“…Here are your choices: talk or die”
– Unknown voice actor dubbing one of Steven Seagal’s lines, Attack Force
Rob Schneider had this great story that he came out of his dressing room and (Seagal) said ‘I just read the greatest movie script ever’ and Rob Schneider said “Who wrote it?” and he said “I did!”
– Norm MacDonald, New York Daily News
Note: this article is a dramatic expansion of this one, written by myself two years ago.
In 1988, film audiences were introduced to a theoretical oddity in cinema, in a nasty B-picture titled Above the Law. The plot wasn’t abnormal, a violent crime drama about a government agent turned detective whose marital Mafia connections give him insight into some deadly arms dealers. It had a good cast with Pam Grier and Henry Silva. What was weird, however, was its star. Instead of an established actor, this was the very first role for the lead: a ponytailed martial artist named Steven Seagal. Even vehicles for non-actors are usually made with the lead having gained respect or fame in some other field, but Seagal all but literally came out of nowhere. Most filmgoers didn’t know that this martial arts instructor had trained Creative Arts Agency co-founder and Hollywood powerbroker Mike Ovitz, who effectively gave him a film career.
Just to get this out of the way, this article is in no way a celebration of the man; Seagal is one of the most singularly loathsome celebrities (well, “celebrities”) in Hollywood. He’s intensely lazy and narcissistic. He has a long history of sexual assault accusations by romantic or sexual partners. He has ties to both the Mafia and Vladimir Putin, who granted him Russian citizenship in 2016 and forwhom he has worked as a propagandist. He acts as a surrogate for the Russian military and weapons industry. He was a deputy sheriff for Joe Arpaio. Acting in that role led him to drive through a house with a tank and execute a puppy. He once assaulted John Leguizamo for making fun of him on the set of Executive Decision and demanded Jenny McCarthy strip for him during an audition for Under Siege 2 despite the film having minimal nudity. He may be a compulsive liar. I’m unsure of the last role he played in which he was fully awake.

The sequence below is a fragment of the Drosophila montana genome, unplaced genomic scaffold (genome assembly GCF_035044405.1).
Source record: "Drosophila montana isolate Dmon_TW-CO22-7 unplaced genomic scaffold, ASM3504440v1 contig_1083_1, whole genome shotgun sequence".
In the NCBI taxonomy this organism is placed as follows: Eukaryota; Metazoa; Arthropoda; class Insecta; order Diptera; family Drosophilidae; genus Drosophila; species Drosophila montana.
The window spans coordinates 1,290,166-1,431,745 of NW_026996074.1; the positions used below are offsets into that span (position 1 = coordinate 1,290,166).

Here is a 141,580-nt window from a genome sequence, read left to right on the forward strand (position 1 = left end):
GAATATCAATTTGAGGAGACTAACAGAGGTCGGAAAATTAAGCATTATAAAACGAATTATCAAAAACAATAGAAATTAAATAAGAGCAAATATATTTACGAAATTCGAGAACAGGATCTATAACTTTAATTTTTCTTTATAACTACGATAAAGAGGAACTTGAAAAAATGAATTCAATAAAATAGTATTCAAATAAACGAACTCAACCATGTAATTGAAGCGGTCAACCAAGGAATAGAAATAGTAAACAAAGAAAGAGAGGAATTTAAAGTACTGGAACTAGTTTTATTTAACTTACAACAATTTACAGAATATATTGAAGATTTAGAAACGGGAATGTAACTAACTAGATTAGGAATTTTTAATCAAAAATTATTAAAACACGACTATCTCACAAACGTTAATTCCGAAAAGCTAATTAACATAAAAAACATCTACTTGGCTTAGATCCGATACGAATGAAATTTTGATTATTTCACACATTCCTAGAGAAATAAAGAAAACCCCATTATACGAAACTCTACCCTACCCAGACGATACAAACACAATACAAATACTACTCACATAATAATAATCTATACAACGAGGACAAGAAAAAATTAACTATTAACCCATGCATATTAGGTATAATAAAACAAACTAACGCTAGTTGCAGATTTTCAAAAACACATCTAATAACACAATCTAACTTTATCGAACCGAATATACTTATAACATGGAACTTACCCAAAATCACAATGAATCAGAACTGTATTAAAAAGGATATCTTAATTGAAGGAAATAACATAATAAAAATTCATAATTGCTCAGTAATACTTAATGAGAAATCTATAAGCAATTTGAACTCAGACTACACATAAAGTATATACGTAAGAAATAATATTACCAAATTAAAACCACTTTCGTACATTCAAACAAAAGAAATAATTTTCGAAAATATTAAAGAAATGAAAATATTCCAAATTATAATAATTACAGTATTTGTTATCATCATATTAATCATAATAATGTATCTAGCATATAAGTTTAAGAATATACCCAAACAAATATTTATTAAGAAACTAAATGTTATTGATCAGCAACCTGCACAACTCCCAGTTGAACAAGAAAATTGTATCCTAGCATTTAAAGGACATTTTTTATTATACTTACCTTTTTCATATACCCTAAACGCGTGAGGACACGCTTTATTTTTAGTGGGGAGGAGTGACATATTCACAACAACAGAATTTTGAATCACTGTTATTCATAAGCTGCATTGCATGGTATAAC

But Steven Seagal is truly fascinating; he’s something of a window into the culture, climate, and odd nature of Hollywood. He’s an example of how fickle the movie business and audience is to its stars, and conversely how even the biggest fück-ups in that business can survive. The entertainment industry has a tendency of finding things – people, tropes – that never quite go away, and he fits perfectly within that sphere.
Law was a stepping for Seagal, who lead around one film for the next four years: Hard to Kill, Marked for Death, Out for Justice (yes, they almost always use a similar naming convention), before finally hitting the A-list with Under Siege. Easily Seagal’s most iconic and memorable movie, it was his biggest film by far – it even scored an inexplicable cameo from then-President George H.W. Bush – and one of the many shameless Die Hard knockoffs of the early Nineties. After Tommy Lee Jones’ hammy, Mick Jagger-styled terrorist and Gary Busey’s occasionally cross-dressing treacherous Naval officer take over a battleship stocked with nuclear weapons, the only two people able to stop them are a Playboy model played by Erika Eleniak and Seagal’s seemingly harmless cook, Casey Ryback. The two sneak through the ship, giving Seagal ample opportunities and ways to murder terrorists; Ryback, you see, was secretly a Navy SEAL who had been demoted to a cook for being too awesome at killing people (or something; Seagal films have never been much for coherent storytelling).
This mysterious past was, and remains, a central trope in Seagal films, and the reason for that can be seen all the way back in Above the Law. Giving his cop hero Nico Toscani a CIA background may have seemed superfluous, but it was fundamental for Seagal’s personal brand for one reason: “legitimacy.” Seagal claimed to be a former CIA agent, with years of killing and espionage under his belt by the time he became both “the first white man to open a dojo in Japan” and a master of Aikido. And with his brutish martial art skills having none of the balletic grace of kung fu stars past, and the story having a powerful thematic dichotomy with his professed Buddhist faith, no one really questioned him; it all seemed real…right?